Newspaper article The Florida Times Union

Saving a City Landmark Afro-American Building Steered out of Trouble

Newspaper article The Florida Times Union

Saving a City Landmark Afro-American Building Steered out of Trouble

Article excerpt

After long serving as a business center in Jacksonville's black

community, the former headquarters of the Afro-American Life

Insurance Co. has disintegrated into a boarded-up eyesore.

But now, the African Methodist Episcopal Church is trying to

rebuild part of the Afro-American building's once proud

presence. With $3.5 million in borrowed money, the church has

started work on restoring the company headquarters into an

office and retail building that is scheduled to be finished in

February.

"It stands as a symbol in the community," said Bishop Frank

Cummings, head of the Jacksonville-based 11th Epishcopal

District of the AME Church, which includes about 450 churches in

Florida and the Bahamas.

The building is a symbol because of what Afro-American

represented during the city's segregation era. When black

residents couldn't buy insurance policies from white-owned

companies, they went to Afro-American. When black-owned

businesses needed loans, they turned to Afro-American.

But Cummings said the project involves more than just restoring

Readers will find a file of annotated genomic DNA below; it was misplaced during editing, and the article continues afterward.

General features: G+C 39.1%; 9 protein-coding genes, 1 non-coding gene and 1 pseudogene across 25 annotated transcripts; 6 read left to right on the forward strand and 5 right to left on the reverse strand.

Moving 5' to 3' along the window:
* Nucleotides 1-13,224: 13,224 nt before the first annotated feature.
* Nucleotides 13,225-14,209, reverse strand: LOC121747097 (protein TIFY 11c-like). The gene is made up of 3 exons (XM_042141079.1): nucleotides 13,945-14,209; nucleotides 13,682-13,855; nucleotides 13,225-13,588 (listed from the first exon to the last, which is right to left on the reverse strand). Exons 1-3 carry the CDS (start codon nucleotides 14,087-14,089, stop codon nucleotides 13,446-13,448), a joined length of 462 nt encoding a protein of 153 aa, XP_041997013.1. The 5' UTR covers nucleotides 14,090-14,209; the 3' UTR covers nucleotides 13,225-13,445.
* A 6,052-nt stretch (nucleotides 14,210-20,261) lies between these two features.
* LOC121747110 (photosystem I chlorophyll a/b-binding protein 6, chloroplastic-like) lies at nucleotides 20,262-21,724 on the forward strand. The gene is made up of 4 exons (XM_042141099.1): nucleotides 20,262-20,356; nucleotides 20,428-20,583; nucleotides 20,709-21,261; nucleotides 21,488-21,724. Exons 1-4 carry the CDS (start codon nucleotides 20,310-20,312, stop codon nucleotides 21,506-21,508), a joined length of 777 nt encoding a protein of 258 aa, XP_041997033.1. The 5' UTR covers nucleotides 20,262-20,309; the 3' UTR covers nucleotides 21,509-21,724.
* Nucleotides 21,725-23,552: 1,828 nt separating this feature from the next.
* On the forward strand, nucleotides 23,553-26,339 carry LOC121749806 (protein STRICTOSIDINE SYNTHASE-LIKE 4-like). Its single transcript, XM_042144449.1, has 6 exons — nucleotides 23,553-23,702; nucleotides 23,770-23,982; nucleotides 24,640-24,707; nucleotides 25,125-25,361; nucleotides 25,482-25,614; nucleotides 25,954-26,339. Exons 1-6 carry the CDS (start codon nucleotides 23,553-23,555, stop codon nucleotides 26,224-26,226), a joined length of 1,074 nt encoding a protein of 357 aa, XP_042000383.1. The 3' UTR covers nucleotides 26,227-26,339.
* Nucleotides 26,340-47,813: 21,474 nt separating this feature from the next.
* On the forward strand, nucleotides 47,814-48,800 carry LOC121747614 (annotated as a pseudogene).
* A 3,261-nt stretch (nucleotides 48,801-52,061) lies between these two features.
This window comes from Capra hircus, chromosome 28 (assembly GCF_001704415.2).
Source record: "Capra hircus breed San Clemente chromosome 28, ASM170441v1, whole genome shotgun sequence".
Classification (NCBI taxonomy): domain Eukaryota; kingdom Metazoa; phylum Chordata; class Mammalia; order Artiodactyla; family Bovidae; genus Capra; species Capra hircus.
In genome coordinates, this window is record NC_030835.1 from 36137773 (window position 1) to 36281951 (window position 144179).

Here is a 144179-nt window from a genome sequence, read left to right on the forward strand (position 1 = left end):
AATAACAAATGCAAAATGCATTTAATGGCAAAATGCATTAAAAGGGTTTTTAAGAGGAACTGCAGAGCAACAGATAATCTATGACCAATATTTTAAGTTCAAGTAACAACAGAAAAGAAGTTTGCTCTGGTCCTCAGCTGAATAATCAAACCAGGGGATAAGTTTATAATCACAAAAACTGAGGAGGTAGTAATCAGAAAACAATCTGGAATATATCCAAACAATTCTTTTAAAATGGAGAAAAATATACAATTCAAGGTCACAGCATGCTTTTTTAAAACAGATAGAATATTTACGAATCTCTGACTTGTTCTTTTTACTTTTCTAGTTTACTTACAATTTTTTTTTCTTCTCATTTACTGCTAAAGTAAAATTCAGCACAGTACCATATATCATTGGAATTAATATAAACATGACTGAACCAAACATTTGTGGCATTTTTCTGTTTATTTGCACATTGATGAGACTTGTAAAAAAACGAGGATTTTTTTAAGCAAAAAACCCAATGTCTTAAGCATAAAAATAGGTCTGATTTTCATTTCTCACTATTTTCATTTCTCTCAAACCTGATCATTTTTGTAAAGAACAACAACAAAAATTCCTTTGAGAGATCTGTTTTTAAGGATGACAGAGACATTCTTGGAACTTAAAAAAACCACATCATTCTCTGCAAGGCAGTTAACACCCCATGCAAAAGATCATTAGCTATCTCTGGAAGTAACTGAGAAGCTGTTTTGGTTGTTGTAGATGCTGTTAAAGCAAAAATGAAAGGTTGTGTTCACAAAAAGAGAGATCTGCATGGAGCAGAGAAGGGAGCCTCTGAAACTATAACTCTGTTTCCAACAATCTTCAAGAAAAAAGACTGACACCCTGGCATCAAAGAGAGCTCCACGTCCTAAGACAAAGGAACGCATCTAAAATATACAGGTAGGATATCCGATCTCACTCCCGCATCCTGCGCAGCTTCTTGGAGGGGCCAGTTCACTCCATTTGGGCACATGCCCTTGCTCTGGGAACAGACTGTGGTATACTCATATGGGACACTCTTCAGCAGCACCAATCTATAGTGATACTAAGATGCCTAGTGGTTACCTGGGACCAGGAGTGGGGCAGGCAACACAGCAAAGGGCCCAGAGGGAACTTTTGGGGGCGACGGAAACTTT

a symbol: It also will help give a boost to the northeast end of

downtown. In recent years, the Afro-American building has been a

blight to the thousands of motorists who drive each day on Union

Street to the Mathews Bridge.

The church began renovating the vacant building last year but

ran into financial problems -- and controversy -- that stopped

the project.

Construction crews quit working after they said the church

failed to pay them. A bank and a contractor filed lawsuits to

try to foreclose on the building because of outstanding debts.

And city officials let die a church request for $1 million to

bail out the project.

The project got started again in August, however, after the

church borrowed $3.5 million from Ohio-based Huntington National

Bank. Earlier, church leaders raised money from congregations to

help resolve hundreds of thousands of dollars in debts to a

former contractor and sub-contractors.

Huntington loaned the money under a program in which it works

with historically black churches to invest in lowand

moderate-income areas, said Jane Ashley, a bank spokeswoman. …

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